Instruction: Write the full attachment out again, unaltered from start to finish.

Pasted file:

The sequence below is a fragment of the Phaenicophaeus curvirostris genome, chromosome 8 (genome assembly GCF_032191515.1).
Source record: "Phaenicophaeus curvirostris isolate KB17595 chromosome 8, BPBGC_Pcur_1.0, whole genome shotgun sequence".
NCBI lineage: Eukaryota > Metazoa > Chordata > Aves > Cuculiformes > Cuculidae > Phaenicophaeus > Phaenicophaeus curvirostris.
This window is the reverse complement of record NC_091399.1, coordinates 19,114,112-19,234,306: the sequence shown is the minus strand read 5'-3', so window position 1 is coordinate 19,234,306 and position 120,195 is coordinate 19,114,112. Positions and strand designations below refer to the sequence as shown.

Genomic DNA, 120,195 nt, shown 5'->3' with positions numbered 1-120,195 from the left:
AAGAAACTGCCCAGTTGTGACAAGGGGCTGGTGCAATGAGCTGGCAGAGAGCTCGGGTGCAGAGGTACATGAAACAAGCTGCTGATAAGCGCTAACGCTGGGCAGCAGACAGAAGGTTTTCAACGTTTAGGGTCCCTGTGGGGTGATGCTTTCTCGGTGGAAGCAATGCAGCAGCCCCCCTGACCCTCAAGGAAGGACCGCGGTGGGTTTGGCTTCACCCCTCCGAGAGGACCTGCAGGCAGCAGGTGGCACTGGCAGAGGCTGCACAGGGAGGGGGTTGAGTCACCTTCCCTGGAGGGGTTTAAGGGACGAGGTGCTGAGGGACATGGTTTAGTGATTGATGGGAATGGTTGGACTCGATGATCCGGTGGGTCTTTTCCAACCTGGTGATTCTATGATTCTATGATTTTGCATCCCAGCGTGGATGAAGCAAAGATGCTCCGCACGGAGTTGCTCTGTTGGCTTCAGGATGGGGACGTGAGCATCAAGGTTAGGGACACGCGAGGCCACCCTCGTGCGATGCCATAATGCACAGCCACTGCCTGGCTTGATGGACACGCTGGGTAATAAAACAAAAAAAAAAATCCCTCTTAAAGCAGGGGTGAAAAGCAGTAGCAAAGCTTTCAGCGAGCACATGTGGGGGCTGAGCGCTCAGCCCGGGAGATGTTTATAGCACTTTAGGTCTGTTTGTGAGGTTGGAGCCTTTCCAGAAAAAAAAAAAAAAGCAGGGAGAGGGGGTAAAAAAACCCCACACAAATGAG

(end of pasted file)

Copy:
The sequence below is a fragment of the Phaenicophaeus curvirostris genome, chromosome 8 (genome assembly GCF_032191515.1).
Source record: "Phaenicophaeus curvirostris isolate KB17595 chromosome 8, BPBGC_Pcur_1.0, whole genome shotgun sequence".
NCBI lineage: Eukaryota > Metazoa > Chordata > Aves > Cuculiformes > Cuculidae > Phaenicophaeus > Phaenicophaeus curvirostris.
This window is the reverse complement of record NC_091399.1, coordinates 19,114,112-19,234,306: the sequence shown is the minus strand read 5'-3', so window position 1 is coordinate 19,234,306 and position 120,195 is coordinate 19,114,112. Positions and strand designations below refer to the sequence as shown.

Genomic DNA, 120,195 nt, shown 5'->3' with positions numbered 1-120,195 from the left:
AAGAAACTGCCCAGTTGTGACAAGGGGCTGGTGCAATGAGCTGGCAGAGAGCTCGGGTGCAGAGGTACATGAAACAAGCTGCTGATAAGCGCTAACGCTGGGCAGCAGACAGAAGGTTTTCAACGTTTAGGGTCCCTGTGGGGTGATGCTTTCTCGGTGGAAGCAATGCAGCAGCCCCCCTGACCCTCAAGGAAGGACCGCGGTGGGTTTGGCTTCACCCCTCCGAGAGGACCTGCAGGCAGCAGGTGGCACTGGCAGAGGCTGCACAGGGAGGGGGTTGAGTCACCTTCCCTGGAGGGGTTTAAGGGACGAGGTGCTGAGGGACATGGTTTAGTGATTGATGGGAATGGTTGGACTCGATGATCCGGTGGGTCTTTTCCAACCTGGTGATTCTATGATTCTATGATTTTGCATCCCAGCGTGGATGAAGCAAAGATGCTCCGCACGGAGTTGCTCTGTTGGCTTCAGGATGGGGACGTGAGCATCAAGGTTAGGGACACGCGAGGCCACCCTCGTGCGATGCCATAATGCACAGCCACTGCCTGGCTTGATGGACACGCTGGGTAATAAAACAAAAAAAAAAATCCCTCTTAAAGCAGGGGTGAAAAGCAGTAGCAAAGCTTTCAGCGAGCACATGTGGGGGCTGAGCGCTCAGCCCGGGAGATGTTTATAGCACTTTAGGTCTGTTTGTGAGGTTGGAGCCTTTCCAGAAAAAAAAAAAAAAGCAGGGAGAGGGGGTAAAAAAACCCCACACAAATGAG